With pop culture references that cover everything from Back to the Future , Jerry Lewis, Star Wars all the way to Eddie Murphy in The Nutty Professor, Craske is a writer with his finger on the vein of hilarity. What’s skillful about Craske’s writing is how seamlessly he works the humour in. It comes naturally to his writing and never feels forced. Make no mistake however: this is a madcap adventure that will either have you laughing out loud or holding your sides as you laugh internally. It should probably come with a warning for people who don’t like laughing in public places. However, if you don’t mind laughing yourself silly with the occasional person staring your way, than full speed ahead, I say!

We’re only a hop, skip and a jump into 2013 and Craske has already topped himself again. Before His Time is a skillfully written comedic novel that touches on everything from time travel to history and back again. And I couldn’t have been more thrilled to have taken the ride.

Now would be a very good time for a chocolate digestive biscuit…or two. Oh, and mind the trees. They like to sing on occasion…

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11/22/63 by Stephen King

8 Jul

 

 

 

 

I was truly surprised by King’s new novel. And I didn’t have high hopes for it.

After finishing (and greatly disliking) Under the Dome, I debated whether I was done with King. After reading the disappointing Mile 81, I was sure I was done with King. But decided to give him one more change.

Boy am I ever glad I did!

Jake Epping, an English teacher from 2011, is given the chance to go back in time. His friend Al Templeton has a supply closet in his diner that also happens to be a rabbit hole to September of 1958. Al is dying and leaves Jake with an important task: go back in time and stop the assassination of JFK.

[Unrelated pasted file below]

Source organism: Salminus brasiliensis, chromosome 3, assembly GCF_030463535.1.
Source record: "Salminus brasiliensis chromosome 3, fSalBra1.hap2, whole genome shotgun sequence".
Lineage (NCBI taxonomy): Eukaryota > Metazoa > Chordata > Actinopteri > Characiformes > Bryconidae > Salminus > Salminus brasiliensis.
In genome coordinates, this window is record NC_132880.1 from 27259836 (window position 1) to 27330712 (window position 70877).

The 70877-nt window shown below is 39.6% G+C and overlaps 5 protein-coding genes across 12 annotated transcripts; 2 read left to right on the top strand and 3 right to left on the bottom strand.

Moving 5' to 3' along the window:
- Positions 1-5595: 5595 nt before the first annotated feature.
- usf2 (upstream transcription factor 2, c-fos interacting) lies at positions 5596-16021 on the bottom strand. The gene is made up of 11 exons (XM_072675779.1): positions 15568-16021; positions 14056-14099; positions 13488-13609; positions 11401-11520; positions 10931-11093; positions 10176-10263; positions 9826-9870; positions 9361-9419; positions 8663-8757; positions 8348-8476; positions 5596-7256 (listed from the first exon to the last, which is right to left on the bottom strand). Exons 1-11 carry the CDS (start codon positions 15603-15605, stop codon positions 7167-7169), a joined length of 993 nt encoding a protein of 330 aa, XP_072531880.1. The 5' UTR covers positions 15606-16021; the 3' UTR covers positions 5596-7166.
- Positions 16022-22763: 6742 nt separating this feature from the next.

This is easy feat. Because the past is obdurate; it moves against Jake and doesn’t want to be changed. But there are also other distractions.

One is: Did Oswald do the deed alone? Jake must determine this before he acts. The second? A woman named Sadie who Jake falls in love with. Will he risk everything, even the love of his past life, to save another?

At 850 pages, my meagre summary of the plot doesn’t come close to covering everything that happens in 11/22/63. But that’s okay. No plot summary would come close because there is so much life in this novel. The parts where Jake is living through the fifties and sixties really come to life in King’s writing and the stories contained within are ones that are at once timeless and essential.

It’s a novel that you want to live in. Rarely have I been so affected by a novel. It really wasn’t about the assassination, but about the characters and that is where King really shines. He made an 850 page novel seem like it was 300 pages; that is how good the writing is.

There are no supernatural elements to the novel, but that isn’t a downside. King has tried something different by writing what could be loosely described as historical romantic fiction. The good thing is that he succeeds on every level.

I loved this book so much that I didn’t want it to end. When I did finish it, I was left breathless, teary eyed and wanting more. That is the mark of a great book and this is Stephen King’s best work to date, hands down.